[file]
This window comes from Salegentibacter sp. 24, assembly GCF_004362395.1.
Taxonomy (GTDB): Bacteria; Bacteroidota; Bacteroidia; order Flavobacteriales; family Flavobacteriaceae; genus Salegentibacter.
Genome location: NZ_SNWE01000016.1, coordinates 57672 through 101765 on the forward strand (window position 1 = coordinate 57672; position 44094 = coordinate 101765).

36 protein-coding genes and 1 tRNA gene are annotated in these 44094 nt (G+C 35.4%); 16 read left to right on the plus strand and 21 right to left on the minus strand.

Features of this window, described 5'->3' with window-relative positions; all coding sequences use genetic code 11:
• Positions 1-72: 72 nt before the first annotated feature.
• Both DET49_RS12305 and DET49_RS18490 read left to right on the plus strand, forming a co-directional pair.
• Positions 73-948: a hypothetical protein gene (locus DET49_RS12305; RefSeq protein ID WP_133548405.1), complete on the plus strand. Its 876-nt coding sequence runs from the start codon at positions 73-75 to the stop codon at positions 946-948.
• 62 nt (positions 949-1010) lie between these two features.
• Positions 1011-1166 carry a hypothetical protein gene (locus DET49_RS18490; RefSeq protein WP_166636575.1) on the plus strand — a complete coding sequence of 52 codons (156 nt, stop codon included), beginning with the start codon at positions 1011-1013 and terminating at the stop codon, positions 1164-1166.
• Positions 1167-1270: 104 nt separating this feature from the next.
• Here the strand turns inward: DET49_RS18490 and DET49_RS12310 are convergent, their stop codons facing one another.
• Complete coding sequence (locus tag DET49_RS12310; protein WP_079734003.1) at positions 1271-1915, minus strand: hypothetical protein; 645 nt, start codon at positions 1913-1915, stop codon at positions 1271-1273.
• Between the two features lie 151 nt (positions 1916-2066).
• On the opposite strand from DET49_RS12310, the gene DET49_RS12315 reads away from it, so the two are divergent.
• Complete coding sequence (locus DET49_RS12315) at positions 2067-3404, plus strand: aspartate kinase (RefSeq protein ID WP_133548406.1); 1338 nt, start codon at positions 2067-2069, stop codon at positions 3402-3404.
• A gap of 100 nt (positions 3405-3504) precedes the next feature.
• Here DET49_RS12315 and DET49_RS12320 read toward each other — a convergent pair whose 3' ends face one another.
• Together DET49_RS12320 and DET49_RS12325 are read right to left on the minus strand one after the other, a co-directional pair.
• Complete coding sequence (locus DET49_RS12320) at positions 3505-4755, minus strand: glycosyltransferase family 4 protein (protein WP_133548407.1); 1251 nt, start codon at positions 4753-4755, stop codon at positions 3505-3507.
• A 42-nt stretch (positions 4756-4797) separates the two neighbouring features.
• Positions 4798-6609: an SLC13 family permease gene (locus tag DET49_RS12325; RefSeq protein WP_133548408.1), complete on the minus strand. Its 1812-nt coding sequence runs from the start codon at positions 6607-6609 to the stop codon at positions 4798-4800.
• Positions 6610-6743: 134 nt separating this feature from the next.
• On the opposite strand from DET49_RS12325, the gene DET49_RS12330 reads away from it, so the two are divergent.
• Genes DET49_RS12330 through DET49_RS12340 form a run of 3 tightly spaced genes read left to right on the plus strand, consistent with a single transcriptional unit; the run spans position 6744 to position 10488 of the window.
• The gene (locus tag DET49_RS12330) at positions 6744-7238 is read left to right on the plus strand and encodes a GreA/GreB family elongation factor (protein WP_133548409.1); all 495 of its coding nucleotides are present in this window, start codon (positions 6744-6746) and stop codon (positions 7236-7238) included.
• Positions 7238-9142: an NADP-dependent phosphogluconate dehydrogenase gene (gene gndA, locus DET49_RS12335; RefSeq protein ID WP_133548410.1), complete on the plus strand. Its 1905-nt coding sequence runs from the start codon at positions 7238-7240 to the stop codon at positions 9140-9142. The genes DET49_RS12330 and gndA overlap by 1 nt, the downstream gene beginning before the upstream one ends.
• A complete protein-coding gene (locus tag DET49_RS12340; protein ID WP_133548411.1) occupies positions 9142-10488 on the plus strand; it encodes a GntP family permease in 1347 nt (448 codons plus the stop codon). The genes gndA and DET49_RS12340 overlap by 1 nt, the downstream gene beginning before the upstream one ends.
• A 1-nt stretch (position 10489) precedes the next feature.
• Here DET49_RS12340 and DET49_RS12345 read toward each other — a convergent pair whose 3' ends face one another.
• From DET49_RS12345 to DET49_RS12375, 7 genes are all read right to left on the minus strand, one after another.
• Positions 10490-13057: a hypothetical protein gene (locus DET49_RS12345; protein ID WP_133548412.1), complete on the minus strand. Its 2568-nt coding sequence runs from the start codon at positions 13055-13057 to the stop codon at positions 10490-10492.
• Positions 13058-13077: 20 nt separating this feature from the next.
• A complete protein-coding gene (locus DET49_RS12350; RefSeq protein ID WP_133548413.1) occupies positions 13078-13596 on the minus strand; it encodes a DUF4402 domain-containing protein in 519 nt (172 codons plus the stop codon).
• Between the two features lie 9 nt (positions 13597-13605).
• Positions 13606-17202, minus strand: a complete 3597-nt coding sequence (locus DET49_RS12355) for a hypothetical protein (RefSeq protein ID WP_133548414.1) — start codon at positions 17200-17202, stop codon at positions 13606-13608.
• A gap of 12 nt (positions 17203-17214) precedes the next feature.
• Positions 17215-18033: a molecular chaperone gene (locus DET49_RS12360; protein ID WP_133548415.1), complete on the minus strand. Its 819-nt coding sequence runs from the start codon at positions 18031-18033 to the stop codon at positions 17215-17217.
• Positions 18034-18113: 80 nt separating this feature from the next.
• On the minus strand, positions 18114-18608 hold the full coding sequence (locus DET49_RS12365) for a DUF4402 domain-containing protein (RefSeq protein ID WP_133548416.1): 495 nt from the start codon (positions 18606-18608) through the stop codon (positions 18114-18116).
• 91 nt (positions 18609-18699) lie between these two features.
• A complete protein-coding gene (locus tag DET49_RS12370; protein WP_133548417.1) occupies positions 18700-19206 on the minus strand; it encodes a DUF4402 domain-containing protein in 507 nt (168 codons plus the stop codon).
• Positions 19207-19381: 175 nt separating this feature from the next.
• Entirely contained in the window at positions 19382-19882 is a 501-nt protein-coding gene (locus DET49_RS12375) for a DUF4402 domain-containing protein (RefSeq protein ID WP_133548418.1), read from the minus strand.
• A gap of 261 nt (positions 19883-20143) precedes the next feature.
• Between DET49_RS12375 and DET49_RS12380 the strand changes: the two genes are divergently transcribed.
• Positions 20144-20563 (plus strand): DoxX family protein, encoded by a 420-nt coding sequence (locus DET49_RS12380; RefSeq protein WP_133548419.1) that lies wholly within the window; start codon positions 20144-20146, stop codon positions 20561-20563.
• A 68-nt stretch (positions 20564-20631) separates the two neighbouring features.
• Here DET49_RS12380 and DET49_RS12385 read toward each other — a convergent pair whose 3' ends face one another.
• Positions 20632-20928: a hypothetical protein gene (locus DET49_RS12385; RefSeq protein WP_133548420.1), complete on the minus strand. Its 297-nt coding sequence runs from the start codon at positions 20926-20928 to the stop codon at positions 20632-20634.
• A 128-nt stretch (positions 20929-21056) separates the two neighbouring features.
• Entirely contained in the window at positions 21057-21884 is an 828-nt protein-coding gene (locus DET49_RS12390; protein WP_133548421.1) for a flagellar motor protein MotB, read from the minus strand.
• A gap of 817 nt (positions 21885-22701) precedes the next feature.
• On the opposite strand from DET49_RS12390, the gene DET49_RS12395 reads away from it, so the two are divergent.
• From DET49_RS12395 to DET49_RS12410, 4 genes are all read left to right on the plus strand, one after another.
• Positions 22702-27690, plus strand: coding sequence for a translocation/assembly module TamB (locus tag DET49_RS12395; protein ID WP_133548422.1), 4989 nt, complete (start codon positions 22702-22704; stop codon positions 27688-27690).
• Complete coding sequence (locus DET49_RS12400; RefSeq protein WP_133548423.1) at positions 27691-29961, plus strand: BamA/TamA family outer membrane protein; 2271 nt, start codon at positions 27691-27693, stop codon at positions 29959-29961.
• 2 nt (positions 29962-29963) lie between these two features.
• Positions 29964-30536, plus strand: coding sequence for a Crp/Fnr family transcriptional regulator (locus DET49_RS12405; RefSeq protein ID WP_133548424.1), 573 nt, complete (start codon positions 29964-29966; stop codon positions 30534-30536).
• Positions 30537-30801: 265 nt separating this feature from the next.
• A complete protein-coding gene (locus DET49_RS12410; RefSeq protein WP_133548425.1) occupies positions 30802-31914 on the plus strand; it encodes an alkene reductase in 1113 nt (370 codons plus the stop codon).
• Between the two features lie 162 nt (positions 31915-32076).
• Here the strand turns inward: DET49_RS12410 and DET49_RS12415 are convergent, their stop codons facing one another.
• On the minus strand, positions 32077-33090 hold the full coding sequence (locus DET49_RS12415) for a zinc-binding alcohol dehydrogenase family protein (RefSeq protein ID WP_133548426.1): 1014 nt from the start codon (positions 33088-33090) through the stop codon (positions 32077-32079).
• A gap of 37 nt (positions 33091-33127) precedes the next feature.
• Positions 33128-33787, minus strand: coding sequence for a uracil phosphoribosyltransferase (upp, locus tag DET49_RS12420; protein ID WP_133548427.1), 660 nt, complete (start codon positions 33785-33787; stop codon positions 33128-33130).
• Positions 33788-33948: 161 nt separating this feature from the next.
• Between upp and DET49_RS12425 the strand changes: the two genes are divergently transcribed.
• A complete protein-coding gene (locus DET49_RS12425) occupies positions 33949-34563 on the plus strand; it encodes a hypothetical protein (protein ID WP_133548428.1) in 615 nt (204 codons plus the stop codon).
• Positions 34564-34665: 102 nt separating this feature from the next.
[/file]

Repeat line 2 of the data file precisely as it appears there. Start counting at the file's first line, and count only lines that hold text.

Taxonomy (GTDB): Bacteria; Bacteroidota; Bacteroidia; order Flavobacteriales; family Flavobacteriaceae; genus Salegentibacter.